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by Stella Ong


The planet experienced its hottest average daily temperature last month and 2023 could become the warmest year on record. It’s alarming news that may direct investors towards renewables and clean energy, but some governments have been ramping up investments into a lesser known field: weather modification.

The 2008 Beijing Olympics started early in August, a typically rainy month in China. When the opening ceremony was completed without a single drop of rain – despite a downpour the previous day – athletes thought their prayers had been answered. Little did they know, organisers had fired 1,110 rockets into the clouds to try to ensure everyone stayed dry.

Weather modification is nothing new, for humans have always been drawn to the possibility of playing God. General Electric ($GE) scientists managed to force snowfall as early as 1946. Russians used the technology in 1986 to save Moscow from Chernobyl’s radioactive rains. The U.S. state of Texas regularly employs contractors to seed clouds for rain in dry seasons. At least 52 countries now deploy weather modification programs.

While there are positive forecasts ahead for the industry, it hasn’t exactly reached financial rainmaker status. Companies focused on weather modification have remained private, mainly establishing contracts with government agencies due to the high costs of their operations. The process usually involves planes releasing a substance named silver iodide over clouds to increase precipitation levels.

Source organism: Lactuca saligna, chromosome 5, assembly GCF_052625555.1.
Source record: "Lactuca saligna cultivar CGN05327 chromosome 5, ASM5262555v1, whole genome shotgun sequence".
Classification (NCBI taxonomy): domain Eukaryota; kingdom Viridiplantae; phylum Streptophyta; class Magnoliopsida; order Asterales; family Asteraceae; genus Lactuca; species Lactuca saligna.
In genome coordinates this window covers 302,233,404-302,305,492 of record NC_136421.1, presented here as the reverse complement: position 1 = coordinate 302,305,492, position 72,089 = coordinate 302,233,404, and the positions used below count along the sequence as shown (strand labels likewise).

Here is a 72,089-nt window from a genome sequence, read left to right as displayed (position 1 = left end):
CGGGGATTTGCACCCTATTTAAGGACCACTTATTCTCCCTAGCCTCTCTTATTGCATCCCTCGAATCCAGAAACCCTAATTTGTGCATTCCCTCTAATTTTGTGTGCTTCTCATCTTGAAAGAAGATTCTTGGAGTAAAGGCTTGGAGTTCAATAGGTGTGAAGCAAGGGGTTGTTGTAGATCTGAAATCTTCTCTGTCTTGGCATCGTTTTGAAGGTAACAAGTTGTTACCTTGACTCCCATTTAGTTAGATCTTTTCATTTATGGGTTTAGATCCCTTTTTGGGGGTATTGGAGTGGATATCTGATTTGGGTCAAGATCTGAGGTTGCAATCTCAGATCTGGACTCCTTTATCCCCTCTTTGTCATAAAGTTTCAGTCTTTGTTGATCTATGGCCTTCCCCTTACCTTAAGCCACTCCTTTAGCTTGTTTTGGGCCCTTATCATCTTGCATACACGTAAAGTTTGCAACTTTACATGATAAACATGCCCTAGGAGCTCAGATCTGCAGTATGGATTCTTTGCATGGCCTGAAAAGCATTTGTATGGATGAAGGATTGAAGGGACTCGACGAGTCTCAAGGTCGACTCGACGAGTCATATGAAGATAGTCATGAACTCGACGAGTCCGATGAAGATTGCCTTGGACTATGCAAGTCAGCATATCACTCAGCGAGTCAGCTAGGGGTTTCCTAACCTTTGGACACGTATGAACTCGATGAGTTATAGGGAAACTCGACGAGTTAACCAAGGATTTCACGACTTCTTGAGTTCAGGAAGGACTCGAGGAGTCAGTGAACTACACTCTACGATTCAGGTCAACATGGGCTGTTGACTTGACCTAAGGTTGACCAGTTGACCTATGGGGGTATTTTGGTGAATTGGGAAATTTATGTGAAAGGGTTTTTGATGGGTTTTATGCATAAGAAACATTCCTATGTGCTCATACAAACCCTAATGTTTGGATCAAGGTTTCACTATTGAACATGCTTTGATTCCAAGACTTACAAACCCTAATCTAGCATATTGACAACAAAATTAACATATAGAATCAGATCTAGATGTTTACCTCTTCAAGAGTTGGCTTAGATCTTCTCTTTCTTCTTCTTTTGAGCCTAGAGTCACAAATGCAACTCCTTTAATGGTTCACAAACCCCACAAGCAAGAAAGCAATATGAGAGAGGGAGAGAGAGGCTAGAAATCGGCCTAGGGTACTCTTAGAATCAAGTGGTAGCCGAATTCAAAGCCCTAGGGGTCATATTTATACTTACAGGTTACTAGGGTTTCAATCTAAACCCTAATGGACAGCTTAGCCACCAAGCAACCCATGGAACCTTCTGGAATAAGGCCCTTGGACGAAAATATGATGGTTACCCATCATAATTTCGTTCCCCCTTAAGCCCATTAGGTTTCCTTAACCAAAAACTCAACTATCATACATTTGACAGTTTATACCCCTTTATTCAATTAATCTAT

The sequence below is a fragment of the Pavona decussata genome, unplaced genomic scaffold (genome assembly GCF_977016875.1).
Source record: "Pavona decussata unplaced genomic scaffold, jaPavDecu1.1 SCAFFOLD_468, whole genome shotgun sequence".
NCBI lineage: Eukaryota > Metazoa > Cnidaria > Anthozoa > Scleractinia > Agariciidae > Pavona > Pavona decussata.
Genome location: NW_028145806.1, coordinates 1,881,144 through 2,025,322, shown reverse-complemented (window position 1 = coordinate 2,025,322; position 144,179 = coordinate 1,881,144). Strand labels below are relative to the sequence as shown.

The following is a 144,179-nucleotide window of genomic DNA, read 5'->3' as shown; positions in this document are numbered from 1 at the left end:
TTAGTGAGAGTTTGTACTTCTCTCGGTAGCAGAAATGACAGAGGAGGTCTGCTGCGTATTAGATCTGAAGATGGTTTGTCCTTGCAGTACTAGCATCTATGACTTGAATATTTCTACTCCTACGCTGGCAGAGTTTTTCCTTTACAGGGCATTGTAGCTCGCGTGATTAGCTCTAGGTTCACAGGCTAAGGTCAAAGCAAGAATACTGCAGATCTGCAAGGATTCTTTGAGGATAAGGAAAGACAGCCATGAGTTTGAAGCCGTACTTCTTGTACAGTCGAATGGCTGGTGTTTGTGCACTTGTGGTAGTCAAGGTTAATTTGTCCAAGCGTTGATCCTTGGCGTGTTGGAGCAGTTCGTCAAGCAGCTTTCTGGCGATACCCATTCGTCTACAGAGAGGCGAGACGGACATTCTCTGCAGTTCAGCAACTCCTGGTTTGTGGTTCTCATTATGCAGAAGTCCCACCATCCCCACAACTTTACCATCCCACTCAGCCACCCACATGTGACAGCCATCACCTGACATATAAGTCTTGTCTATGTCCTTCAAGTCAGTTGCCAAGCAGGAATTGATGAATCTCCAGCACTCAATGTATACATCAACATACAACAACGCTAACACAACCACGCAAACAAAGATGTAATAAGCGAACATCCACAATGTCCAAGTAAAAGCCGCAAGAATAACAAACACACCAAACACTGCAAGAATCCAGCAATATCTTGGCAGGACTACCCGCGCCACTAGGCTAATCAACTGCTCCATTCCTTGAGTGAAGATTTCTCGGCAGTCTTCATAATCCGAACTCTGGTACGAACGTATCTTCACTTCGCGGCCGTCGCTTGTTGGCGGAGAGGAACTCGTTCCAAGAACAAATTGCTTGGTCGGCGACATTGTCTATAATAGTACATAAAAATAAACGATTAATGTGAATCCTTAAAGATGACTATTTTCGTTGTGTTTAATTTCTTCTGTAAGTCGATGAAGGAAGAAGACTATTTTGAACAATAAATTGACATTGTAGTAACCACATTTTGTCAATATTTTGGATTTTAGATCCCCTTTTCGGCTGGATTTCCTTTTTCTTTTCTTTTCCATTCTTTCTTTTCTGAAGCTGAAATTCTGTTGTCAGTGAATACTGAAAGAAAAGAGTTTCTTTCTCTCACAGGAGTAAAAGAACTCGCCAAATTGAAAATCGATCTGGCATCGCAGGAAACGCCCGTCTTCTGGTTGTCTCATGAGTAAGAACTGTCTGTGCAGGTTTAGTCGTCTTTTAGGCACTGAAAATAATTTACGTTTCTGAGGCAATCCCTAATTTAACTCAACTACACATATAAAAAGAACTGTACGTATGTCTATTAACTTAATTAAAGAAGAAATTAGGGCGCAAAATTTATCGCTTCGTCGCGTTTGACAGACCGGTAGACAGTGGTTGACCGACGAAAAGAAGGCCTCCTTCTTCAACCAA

Another issue is providing clear evidence the experiments work. There is always the chance Beijing’s clear skies were truly Mother Nature’s gift to the Olympians, rather than the results of a silver bullet. Concerns about the ethical nature of weather modification remain, along with questions about the long-term effects of adding further chemicals into the atmosphere.

The industry is still in its early stages, but things could move quickly in the coming years, with ongoing research and development showing potential benefits of weather modification to the aviation, agriculture and renewable energy sectors.

Some may say weather modification is just a band-aid solution, but others are convinced we should use every available technology to make a more sustainable society. Knowing where it all will lead is trickier than predicting the weather.

Stocks mentioned in this article are used for information purposes only and are not an implied recommendation to invest.

Portrait photo of Stella Ong, Markets Analyst at Stake.

Stella Ong

Markets Analyst

Stella is a markets analyst and writer with almost a decade of investing experience. With a Masters in Accounting from the University of Sydney, she specialises in financial statement analysis and financial modelling. Previously, she worked as an equity analyst at Australian finance start-up, Simply Wall St, where she took charge of the market insights newsletter sent out to over a million subscribers. At Stake, Stella has been key to producing the weekly Wrap articles and social media content.


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